… where sa-tyres never go flat


“The mother of our teacher is died”

“The mother of our teacher is died”

I did pay a visit to my alma mater recently, a school located in Ibadan. Government-owned. Of course, I would have loved to reel out the name of the school but for the absence of usual alma mater pride following what I saw in the course of my visit. You know, when you finish from Harvard, you would without hesitation announce ‘I finished from Harvard’. You would even anticipate the question, won’t you? That is the chance to let everyone know you are not their mate.

But you do not even need to finish from Harvard, there are secondary schools in Ibadan, Oyo State that you would proudly announce you finished from and there are others, you shy away from the question wishing it never pops up. Yes, I went to one in the latter category. Do not expect a name.

I am unemployed. I have been unemployed for two years. You should understand why someone wakes one morning and decides to go to his alma mater without planning to make a donation. I just left a job interview at Molete and I felt I should not go home with this shirt starched and looking all good for the first time in a while. Should I just stroll in? I did.

I happened to have come in while they were on the short break. The thirty minutes break. In the commotion of ecstasy and joy, I could still remember myself in a group like this chasing balls and trying to get food or ‘base’. Those days, it was either you got food or you got ‘base’. Base is what happens when you get a plate regardless of the fact that you did not buy food. You go from one friend to the other with this plate asking for one spoon or base. On days when you were lucky or pestered enough, you ended up eating more food than those who even bought. Base, base, base, base and you are fed.

I could still remember the time-table. After break it was Mathematics on Mondays and Wednesdays and it was Physics on Tuesdays and Thursdays. The same teacher took us Mathematics and Physics so his face was the end of the joy of break. Mr. Waliyu we called him then. He was really the end of joy. Short and dark with sharp tribal marks. He looked like the overused simile — a man who had been in a fight with a lion.

But in addition to having looked like a man who had fought a lion, Mr. Waliyu must have also stolen the voice of the lion so he seemed to roar fright. Some evaded school for the entire day once they went for break and he had his way to get them punished. As heavy as the punishment was, we still dared it especially when we had not done his assignments.

I had not spent close to 15 minutes in the premises when a ball hit my starched shirt and this boy comes around. He picks the ball and runs back like nothing happened. Like he had simply hit a pole and it had bounced the ball back. I would call him and ask ‘did you not see you hit me?’ And he would reply ‘did you not see the ball coming?’. I decided to let it go. It must be the wages of my sin.

I roamed through the dormitory, classes and favourite spots of the past. They seemed more damaged than they were then. At least, we still had three or four louvres standing in the classes when I was in school. On that day, no semblance of a glass stood in the way of the foul air that came from the school toilet. It was a free access. The absence of a glass now helped the window to serve as another entrance for impatient students who could not use the door due to congestion or as the escape route for those who needed to leave the boring classes.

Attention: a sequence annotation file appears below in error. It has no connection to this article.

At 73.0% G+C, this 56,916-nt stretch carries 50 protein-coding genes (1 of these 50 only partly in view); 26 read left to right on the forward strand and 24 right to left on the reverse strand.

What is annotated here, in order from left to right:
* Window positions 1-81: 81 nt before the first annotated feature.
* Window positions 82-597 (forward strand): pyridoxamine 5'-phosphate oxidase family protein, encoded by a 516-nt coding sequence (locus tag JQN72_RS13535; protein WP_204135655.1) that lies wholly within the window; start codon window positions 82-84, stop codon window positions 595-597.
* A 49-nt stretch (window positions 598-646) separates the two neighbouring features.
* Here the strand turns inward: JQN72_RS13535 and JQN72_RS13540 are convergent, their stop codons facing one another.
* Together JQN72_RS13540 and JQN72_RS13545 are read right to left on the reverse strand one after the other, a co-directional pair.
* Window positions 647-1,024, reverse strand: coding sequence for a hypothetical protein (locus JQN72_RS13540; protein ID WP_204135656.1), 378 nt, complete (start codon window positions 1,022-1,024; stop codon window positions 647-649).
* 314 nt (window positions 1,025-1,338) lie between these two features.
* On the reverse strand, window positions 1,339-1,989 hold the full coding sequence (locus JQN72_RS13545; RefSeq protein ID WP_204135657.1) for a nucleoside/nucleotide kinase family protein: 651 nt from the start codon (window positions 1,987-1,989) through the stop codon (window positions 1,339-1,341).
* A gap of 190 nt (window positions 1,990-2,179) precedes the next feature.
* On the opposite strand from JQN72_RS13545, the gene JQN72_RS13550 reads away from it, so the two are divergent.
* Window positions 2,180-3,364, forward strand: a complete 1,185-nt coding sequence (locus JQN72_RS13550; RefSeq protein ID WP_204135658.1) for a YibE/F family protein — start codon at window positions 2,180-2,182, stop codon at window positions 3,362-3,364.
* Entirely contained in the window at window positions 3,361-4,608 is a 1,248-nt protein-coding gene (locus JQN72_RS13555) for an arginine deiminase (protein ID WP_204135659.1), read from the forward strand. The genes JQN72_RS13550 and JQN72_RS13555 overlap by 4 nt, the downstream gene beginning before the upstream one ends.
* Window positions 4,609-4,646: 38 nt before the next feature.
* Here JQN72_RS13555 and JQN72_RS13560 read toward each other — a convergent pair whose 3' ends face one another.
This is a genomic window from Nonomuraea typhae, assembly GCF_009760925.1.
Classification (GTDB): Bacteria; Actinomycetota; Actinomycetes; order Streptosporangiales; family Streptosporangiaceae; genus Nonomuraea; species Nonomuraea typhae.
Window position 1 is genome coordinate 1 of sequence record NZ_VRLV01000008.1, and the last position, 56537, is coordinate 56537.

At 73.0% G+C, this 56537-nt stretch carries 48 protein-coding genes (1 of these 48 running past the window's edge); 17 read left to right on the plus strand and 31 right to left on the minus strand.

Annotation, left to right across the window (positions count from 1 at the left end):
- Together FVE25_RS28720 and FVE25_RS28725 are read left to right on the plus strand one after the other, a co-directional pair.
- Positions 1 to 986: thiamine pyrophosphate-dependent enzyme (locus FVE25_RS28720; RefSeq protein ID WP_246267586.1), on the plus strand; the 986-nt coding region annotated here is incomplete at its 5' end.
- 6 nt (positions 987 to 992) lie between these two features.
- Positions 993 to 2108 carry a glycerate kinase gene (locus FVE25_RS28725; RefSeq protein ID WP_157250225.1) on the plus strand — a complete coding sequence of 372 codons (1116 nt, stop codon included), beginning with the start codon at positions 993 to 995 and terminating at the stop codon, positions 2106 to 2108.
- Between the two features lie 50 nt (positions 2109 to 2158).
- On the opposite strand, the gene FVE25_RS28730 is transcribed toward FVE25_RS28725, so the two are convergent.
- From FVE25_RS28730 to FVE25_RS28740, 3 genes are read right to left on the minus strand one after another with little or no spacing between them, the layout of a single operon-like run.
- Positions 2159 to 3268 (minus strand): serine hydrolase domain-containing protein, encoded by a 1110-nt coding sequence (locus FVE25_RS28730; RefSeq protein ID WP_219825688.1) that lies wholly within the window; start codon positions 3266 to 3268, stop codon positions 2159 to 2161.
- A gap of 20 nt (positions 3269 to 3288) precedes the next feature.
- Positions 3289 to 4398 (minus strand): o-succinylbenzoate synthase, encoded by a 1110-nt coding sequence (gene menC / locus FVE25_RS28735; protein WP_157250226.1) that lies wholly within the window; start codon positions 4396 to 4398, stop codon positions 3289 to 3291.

The ceilings had ended finally their indecision if to just open their mouth and stare at the floors. They had come down in embrace of their long lost friend Mr. Floor and the reunion left timber planks supporting leaking roofs open to view. The timber planks had all over them termites of various sizes whose goal is to send the entire roof down.

A bit of my wandering and the lab had torn diagrams which had been there since I finished 10 years ago. I remember the rest of those diagrams from what is left of them. I was laboratory prefect. The test tubes had all become broken. Broken such that they stood in the holds with more lost than what was left in them. The blackboard still stood well, I must speak the truth. It was in good condition. But a blackboard in this century?

I was done with my sightseeing. I would desire leaving. But on my way out, I noticed it seemed the break had not ended. The sight of students breaking melon shells, removing stems from pepper and one even operating a hand grinding machine brought back the familiar memory of female teachers and how they utilised the labour of their students. The staff room had not emptied yet to signify the end of the break. There was still an on-going discussion. It was heated. The teachers were passionate.

The last classroom that would attract my interest was that of my secondary school love. Her name is Bimpe. She is in Italy the last I heard of her. The last I saw of her was when she was leaving a popular abortion clinic at Iwo Road in the company of two other ladies. She was too tired to speak while I was too unemployed to greet her.

I just stared in the class for a quick look and I noticed a jubilant atmosphere. I did not want to be left out. So I asked for what was happening. They stared around and did not understand English. So they summoned this girl, whose name would interestingly turn out as Bimpe. ‘Bimpe, so eyinbo siwon pada. Awa o gbo eyinbo tin so‘. (Bimpe, reply his English. We cannot). I asked little Bimpe for what the cause of the joy was.

And she told me with a broad smile, revealing a bright set of teeth… “the mother of our teacher is died.”

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